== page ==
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Decolonizing food systems: A journey into an uncomfortable but necessary place

| December 3, 2015
Decolonizing food systems: A journey into an uncomfortable but necessary place

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Imagine you live in a lovely home. There is space for you, your partner and children to play, work, eat -- to live together. Your yard has an abundance of gardens that bring beauty and provide food. Your family is strong, content and thriving. Then one day, some people come to the door. They are new to the neighbourhood and do not yet have a place to stay, know where the best sources of food are, or truly understand just how cold a Canadian winter can be. So you welcome them in, though it is not clear how long they will be staying. Soon they take up more and more room and it is harder for your family members to do what they used to take for granted. Things are getting more and more uncomfortable and the "guests" start to seem threatening. They invade every aspect of your home, use your tools, play, eat and sleep in the spaces that were once yours without question. Eventually, you and your family are forced from your home. You are allowed to stay on the property, but you must confine yourselves to one small corner, along the fence-line and are not permitted to enter the house nor even harvest from your once abundant gardens. And winter sets in…

I used to think that I could easily write an essay about sustainable food systems policy reform in British Columbia. I have spent the better part of the past 25 years working to foster such food systems and to ameliorate the regulatory and policy realms that impact them. But earlier this year I heard James Daschuk describe the policies of Prime Minister John A MacDonald and others. I cried as I listened to the impact of programs that sought to eliminate, through starvation and other more direct forms of violence, the Indigenous inhabitants from this place the settlers call Canada so that the newly "cleared" land would be available for use by immigrants. Then I read Arthur Manuel's brilliant book, Unsettling Canada.

I grew up with Okanagan Nation playmates. I have worked alongside Dawn Morrison and the Working Group on Indigenous Food Sovereignty for many years. And somehow, prompted by the work of Daschuk and Manuel, the penny has finally dropped for me and I truly understood that I, like all others who are not Indigenous to British Columbia, are squatters on Native land.

I actually have known this for some time but I was able to ignore the implications because I did not want to truly face the consequences. As a fourth generation Canadian of very mixed heritage, I did not know where I could go if I had to quit being a squatter. So I simply did not pursue that awareness to its logical conclusion.

I no longer have that choice.

My paternal great grandfather chose a piece of the wide-open prairie for his farm because he could see that the limestone rocks scattered on the surface were an indication of good soil. I wonder now, did he also see evidence of the first peoples on that land? Was he aware of the policies that had made that land available for him to select, land that had been home to Cree since time immemorial?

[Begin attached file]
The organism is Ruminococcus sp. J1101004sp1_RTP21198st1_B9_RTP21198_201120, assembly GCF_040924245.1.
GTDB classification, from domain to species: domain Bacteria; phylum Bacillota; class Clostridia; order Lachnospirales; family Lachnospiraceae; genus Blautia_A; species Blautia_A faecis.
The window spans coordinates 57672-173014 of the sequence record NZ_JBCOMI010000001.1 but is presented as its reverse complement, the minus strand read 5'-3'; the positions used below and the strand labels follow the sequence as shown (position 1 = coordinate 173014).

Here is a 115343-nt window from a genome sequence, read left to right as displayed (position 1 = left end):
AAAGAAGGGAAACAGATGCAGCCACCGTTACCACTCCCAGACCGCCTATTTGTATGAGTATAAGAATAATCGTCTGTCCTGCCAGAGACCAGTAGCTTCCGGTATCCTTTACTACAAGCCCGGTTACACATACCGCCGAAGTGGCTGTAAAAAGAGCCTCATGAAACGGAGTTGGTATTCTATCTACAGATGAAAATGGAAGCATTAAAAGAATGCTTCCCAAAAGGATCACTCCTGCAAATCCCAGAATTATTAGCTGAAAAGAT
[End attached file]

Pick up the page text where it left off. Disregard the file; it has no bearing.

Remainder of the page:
Thirty-six years later, my adolescent father moved his family from the prairie farm to the land of the Syilx, the Okanagan Valley. The Dirty Thirties had overwhelmed an adolescent tasked with running the large farm his ill father could not and with supporting his family of seven. The thriving tree fruit industry that had taken root in the territory of the Okanagan Nations seemed more promising.

But the other big difference between the prairie farm he left and the new farm in the Okanagan, was the existence of a treaty, however unethically reached, that covered the vast expanses of the prairies.

To this day, the vast majority of the region called British Columbia is unceded Indigenous territory. We, the settlers, did to the Indigenous peoples of this place, what the guests did to the happy homeowners in my opening paragraph.

Using the might and the legal systems of Canada and British Columbia, we have defined small reservations within which the Indigenous Peoples are supposed to remain and be able to meet their cultural, spiritual and material needs. And over all the land -- in or out of reservations -- we have imposed a foreign legal system and regulations. We have pushed the Indigenous People to the corner of what was once their "yard" and imposed a new set of customs and laws.

So now I find that I can no longer simply write about how food systems policy can be influenced by the food movement. Because I have become intensely uncomfortable with my status as a squatter on Indigenous Land.

I don't know what this new awareness will lead to. But I do know that my discomfort is a good first step and a state of being I should get used to. And I know that I must be willing to have many conversations with Indigenous people who will so honour me, as I seek to understand what it means to be in a relationship of justice and integrity with the people of the land I now squat upon.

I must be humble and listen.

 

Abra Brynne is the Director of Engagement and Policy at BC Food Systems Network, a project on the Tides Canada Shared Platform.

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